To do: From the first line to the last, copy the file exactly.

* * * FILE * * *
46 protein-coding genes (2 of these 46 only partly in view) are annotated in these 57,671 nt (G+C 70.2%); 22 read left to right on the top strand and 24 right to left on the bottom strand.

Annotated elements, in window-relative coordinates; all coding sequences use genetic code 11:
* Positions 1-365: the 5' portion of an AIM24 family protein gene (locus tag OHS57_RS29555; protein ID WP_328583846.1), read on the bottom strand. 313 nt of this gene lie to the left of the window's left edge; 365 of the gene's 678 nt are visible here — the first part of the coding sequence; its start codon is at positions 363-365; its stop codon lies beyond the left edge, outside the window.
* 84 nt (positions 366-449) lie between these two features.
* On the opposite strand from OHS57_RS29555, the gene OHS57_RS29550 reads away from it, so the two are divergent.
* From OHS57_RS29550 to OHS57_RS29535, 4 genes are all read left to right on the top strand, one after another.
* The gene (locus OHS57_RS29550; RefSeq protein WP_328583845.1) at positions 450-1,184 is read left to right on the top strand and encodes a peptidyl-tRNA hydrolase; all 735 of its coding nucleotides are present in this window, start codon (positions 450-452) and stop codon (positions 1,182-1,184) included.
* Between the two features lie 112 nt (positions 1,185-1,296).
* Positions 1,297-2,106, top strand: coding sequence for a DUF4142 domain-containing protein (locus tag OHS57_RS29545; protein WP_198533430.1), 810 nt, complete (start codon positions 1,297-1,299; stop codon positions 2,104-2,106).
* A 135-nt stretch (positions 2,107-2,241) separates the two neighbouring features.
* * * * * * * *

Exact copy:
46 protein-coding genes (2 of these 46 only partly in view) are annotated in these 57,671 nt (G+C 70.2%); 22 read left to right on the top strand and 24 right to left on the bottom strand.

Annotated elements, in window-relative coordinates; all coding sequences use genetic code 11:
* Positions 1-365: the 5' portion of an AIM24 family protein gene (locus tag OHS57_RS29555; protein ID WP_328583846.1), read on the bottom strand. 313 nt of this gene lie to the left of the window's left edge; 365 of the gene's 678 nt are visible here — the first part of the coding sequence; its start codon is at positions 363-365; its stop codon lies beyond the left edge, outside the window.
* 84 nt (positions 366-449) lie between these two features.
* On the opposite strand from OHS57_RS29555, the gene OHS57_RS29550 reads away from it, so the two are divergent.
* From OHS57_RS29550 to OHS57_RS29535, 4 genes are all read left to right on the top strand, one after another.
* The gene (locus OHS57_RS29550; RefSeq protein WP_328583845.1) at positions 450-1,184 is read left to right on the top strand and encodes a peptidyl-tRNA hydrolase; all 735 of its coding nucleotides are present in this window, start codon (positions 450-452) and stop codon (positions 1,182-1,184) included.
* Between the two features lie 112 nt (positions 1,185-1,296).
* Positions 1,297-2,106, top strand: coding sequence for a DUF4142 domain-containing protein (locus tag OHS57_RS29545; protein WP_198533430.1), 810 nt, complete (start codon positions 1,297-1,299; stop codon positions 2,104-2,106).
* A 135-nt stretch (positions 2,107-2,241) separates the two neighbouring features.